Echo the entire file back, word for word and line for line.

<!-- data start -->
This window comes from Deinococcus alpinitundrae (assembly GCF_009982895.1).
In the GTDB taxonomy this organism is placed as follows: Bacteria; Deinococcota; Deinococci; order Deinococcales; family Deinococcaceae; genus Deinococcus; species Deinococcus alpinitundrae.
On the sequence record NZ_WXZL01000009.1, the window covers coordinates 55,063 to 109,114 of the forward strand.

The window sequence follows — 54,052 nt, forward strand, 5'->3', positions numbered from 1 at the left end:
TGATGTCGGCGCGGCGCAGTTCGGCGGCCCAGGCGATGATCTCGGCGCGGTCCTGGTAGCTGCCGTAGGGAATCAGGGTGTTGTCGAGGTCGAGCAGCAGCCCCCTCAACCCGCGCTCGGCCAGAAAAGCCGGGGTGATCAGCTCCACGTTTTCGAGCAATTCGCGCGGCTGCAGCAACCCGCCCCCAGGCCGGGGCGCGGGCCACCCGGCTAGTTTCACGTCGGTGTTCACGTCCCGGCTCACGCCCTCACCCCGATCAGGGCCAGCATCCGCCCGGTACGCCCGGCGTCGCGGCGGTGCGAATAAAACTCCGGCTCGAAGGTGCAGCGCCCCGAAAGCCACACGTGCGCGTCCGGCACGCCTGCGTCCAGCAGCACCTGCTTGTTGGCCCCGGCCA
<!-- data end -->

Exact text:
This window comes from Deinococcus alpinitundrae (assembly GCF_009982895.1).
In the GTDB taxonomy this organism is placed as follows: Bacteria; Deinococcota; Deinococci; order Deinococcales; family Deinococcaceae; genus Deinococcus; species Deinococcus alpinitundrae.
On the sequence record NZ_WXZL01000009.1, the window covers coordinates 55,063 to 109,114 of the forward strand.

The window sequence follows — 54,052 nt, forward strand, 5'->3', positions numbered from 1 at the left end:
TGATGTCGGCGCGGCGCAGTTCGGCGGCCCAGGCGATGATCTCGGCGCGGTCCTGGTAGCTGCCGTAGGGAATCAGGGTGTTGTCGAGGTCGAGCAGCAGCCCCCTCAACCCGCGCTCGGCCAGAAAAGCCGGGGTGATCAGCTCCACGTTTTCGAGCAATTCGCGCGGCTGCAGCAACCCGCCCCCAGGCCGGGGCGCGGGCCACCCGGCTAGTTTCACGTCGGTGTTCACGTCCCGGCTCACGCCCTCACCCCGATCAGGGCCAGCATCCGCCCGGTACGCCCGGCGTCGCGGCGGTGCGAATAAAACTCCGGCTCGAAGGTGCAGCGCCCCGAAAGCCACACGTGCGCGTCCGGCACGCCTGCGTCCAGCAGCACCTGCTTGTTGGCCCCGGCCA